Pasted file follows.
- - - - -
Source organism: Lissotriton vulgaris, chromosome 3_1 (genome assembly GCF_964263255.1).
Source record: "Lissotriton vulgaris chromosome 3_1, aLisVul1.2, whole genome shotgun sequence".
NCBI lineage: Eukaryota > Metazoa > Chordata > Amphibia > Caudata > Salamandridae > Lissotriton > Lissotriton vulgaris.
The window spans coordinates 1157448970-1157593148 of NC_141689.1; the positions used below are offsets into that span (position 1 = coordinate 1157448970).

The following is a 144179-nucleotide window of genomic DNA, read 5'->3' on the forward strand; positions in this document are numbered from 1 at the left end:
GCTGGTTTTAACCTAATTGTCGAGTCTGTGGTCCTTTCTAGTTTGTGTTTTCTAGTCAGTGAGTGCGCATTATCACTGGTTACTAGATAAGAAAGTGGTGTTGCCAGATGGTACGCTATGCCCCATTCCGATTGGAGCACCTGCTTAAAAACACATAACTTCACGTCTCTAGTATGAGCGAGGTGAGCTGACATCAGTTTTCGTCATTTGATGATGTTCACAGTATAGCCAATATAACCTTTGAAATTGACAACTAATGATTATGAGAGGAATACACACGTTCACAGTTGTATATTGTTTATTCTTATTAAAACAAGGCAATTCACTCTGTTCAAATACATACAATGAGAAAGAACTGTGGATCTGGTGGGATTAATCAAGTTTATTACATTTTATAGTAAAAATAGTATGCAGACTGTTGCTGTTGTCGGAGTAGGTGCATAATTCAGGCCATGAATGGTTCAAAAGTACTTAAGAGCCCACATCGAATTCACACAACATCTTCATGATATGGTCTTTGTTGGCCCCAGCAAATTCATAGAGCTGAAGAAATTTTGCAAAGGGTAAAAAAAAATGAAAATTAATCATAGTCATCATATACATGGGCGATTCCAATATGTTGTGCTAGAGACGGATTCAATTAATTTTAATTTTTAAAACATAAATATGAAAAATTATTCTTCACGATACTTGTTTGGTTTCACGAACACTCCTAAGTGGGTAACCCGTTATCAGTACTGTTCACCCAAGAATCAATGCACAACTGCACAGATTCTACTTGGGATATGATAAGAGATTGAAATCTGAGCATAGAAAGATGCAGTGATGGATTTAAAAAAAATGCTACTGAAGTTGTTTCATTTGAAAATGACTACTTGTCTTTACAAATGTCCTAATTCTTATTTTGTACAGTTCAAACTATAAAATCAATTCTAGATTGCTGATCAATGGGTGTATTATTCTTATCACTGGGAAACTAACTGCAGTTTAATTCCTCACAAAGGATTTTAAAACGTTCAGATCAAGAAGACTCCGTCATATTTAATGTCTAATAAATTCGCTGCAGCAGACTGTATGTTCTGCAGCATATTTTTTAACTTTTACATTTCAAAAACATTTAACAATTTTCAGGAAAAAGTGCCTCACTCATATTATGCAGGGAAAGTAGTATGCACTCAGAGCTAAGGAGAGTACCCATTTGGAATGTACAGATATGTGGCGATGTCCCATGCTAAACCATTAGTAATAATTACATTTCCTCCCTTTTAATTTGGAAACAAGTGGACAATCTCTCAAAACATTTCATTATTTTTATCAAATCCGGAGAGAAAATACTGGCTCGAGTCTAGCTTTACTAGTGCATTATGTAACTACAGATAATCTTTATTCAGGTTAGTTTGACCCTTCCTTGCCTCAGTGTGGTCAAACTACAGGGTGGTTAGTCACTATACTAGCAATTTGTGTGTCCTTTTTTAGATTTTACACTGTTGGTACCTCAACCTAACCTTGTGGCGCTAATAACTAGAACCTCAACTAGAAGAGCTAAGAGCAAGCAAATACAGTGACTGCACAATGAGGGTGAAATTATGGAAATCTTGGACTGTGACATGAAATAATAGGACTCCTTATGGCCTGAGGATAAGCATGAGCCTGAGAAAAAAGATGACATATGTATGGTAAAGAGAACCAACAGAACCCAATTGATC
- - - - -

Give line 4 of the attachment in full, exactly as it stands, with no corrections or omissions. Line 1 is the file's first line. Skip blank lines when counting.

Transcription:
The window spans coordinates 1157448970-1157593148 of NC_141689.1; the positions used below are offsets into that span (position 1 = coordinate 1157448970).